St. Petersburg could have company if it exits Pinellas' emergency medical services system.
Officials from at least two other cities and one fire district are ready to discuss the possibility now that St. Petersburg has opened the door by threatening to leave if the county holds firm on a proposal to slash EMS budgets.
"All options are on the table. All of them. What the county is trying to do is a sin, and they should be ashamed of themselves," said Kathleen Litton, chairwoman of the Lealman Fire Commission. "Absolutely, all options are on the table."
St. Petersburg's position makes it easier for places like Lealman, Largo and Pinellas Park to have a discussion about leaving the countywide EMS system, say officials. None of them are big enough to go it alone, but the possibility of partnering with St. Petersburg and other departments opens the issue up to discussion, even a short one.
"I'm not averse to partnering with St. Pete," Pinellas Park council member Rick Butler said.
Pinellas County Administrator Bob LaSala has proposed cutting about $2.3 million annually out of the EMS system. The cuts are focused on five of the county's busiest departments — St. Petersburg, Clearwater, Largo, Pinellas Park and Lealman. He has also proposed cutting Seminole's budget.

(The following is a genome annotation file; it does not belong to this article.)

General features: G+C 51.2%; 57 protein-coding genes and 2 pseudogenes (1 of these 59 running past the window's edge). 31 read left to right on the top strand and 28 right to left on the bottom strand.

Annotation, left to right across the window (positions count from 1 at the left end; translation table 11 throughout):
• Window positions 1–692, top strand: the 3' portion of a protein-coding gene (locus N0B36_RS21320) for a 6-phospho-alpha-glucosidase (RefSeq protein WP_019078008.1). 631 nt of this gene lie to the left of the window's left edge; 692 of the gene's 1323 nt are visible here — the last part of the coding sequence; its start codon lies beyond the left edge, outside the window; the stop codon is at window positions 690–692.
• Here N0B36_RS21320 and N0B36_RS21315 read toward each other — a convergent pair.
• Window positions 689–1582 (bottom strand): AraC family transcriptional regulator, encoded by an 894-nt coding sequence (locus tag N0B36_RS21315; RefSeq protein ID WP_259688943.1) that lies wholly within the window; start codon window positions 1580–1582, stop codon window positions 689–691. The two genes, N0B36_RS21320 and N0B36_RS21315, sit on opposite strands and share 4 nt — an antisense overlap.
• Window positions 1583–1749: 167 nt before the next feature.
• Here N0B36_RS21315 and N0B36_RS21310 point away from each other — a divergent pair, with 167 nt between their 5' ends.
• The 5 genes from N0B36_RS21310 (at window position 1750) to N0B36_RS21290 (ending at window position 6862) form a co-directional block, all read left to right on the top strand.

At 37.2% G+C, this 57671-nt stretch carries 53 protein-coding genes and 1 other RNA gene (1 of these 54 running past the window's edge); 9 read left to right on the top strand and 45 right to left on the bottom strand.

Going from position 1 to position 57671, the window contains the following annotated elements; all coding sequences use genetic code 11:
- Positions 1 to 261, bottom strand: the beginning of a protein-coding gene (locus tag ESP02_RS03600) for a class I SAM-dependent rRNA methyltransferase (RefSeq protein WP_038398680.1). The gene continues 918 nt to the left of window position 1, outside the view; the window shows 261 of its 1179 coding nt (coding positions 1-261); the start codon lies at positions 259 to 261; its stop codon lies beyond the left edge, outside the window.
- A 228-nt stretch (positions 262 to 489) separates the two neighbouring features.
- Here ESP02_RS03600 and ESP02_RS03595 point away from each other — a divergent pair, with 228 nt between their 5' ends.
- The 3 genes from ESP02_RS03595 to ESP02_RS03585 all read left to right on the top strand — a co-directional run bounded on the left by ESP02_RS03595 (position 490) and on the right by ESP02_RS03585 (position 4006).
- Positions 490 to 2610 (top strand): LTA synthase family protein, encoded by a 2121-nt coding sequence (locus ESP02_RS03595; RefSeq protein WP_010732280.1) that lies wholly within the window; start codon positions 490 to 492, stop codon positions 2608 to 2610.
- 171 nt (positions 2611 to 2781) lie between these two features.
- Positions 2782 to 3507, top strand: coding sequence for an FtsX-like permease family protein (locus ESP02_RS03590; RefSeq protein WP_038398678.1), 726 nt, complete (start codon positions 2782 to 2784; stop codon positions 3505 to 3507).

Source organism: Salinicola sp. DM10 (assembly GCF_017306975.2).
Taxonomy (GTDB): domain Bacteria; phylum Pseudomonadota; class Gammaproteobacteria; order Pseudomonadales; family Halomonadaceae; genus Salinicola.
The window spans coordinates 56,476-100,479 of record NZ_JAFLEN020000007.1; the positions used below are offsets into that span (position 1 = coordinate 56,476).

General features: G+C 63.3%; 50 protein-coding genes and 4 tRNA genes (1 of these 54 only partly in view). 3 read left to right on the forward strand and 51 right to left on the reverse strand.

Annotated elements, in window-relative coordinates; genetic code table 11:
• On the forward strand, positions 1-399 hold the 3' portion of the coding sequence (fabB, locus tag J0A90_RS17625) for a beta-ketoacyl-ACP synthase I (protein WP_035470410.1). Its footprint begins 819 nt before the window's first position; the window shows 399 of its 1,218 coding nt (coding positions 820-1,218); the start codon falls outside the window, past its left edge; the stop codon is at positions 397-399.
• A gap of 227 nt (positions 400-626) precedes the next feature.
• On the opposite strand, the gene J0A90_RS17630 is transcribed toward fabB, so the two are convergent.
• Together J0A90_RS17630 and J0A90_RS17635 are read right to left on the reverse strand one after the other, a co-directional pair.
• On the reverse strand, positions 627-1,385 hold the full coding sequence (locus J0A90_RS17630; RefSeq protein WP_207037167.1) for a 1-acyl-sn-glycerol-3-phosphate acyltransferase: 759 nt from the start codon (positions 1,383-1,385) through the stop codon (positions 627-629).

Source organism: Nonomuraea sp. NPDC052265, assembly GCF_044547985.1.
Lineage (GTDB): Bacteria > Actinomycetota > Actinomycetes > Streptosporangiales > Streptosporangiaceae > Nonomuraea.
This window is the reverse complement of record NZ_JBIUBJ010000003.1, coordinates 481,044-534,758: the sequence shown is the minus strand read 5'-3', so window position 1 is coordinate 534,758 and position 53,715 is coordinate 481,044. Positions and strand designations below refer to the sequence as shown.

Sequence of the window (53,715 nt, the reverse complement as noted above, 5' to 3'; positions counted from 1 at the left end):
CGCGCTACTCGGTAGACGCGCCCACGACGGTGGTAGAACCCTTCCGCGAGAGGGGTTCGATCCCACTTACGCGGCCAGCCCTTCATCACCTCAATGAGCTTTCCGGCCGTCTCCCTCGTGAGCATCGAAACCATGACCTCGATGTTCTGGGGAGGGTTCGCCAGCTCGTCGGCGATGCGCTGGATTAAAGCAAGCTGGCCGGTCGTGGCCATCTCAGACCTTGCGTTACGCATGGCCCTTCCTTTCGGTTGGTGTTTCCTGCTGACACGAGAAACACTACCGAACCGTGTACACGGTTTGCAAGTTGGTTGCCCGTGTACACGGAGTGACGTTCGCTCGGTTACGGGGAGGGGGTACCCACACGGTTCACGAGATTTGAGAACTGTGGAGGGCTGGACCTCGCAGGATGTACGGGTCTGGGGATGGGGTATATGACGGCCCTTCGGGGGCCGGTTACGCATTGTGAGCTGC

In addition to those cuts, LaSala wants a three-year freeze on the budgets of all 18 fire departments that provide EMS service. After that, he would cap the percentage of increases. LaSala says his proposal would save an estimated $60 million over the next 10 years.
LaSala has said there will be no flexibility in the county's proposal. Yielding to one department means the county has to yield to others and the savings will be lost.
Thus far, LaSala seems to have held to that.
"I'm not averse to negotiating this at all but there's no negotiating on their part," Largo Mayor Pat Gerard said. "They have not been willing to negotiate. … I think that's why St. Pete is where they're at."
That's at a fork in the road. One possible destination is a courtroom. The other is a trip to ask the state Legislature's help in rewriting the state law that created the system and placed the county in charge of disbursing the money collected from a countywide EMS property tax.
The courthouse has the most appeal for officials as being the least drastic step.
"Hopefully, they're going to litigate so we can jump in there," Butler said. "My personal vote is to go ahead and join in litigation with it."
Clearwater Mayor George Cretekos said he's not in favor of bolting the system as a solution to the latest wrangle over funding. But, he conceded, a lawsuit could be on the horizon.
"I don't know that I'm comfortable going to court to get this resolved," Cretekos said. "But it's an option that's out there, and we will be discussing it."
Even if the system survives this latest spat, some say it may be time to discuss doing something totally different, especially if it involves both fire and EMS because the two are so interconnected. Cretekos said he's willing to discuss changing the system as part of a discussion about a long-term solution.
Anne Lindberg can be reached at firstname.lastname@example.org or (727) 893-8450. Follow @ALindbergTimes on Twitter.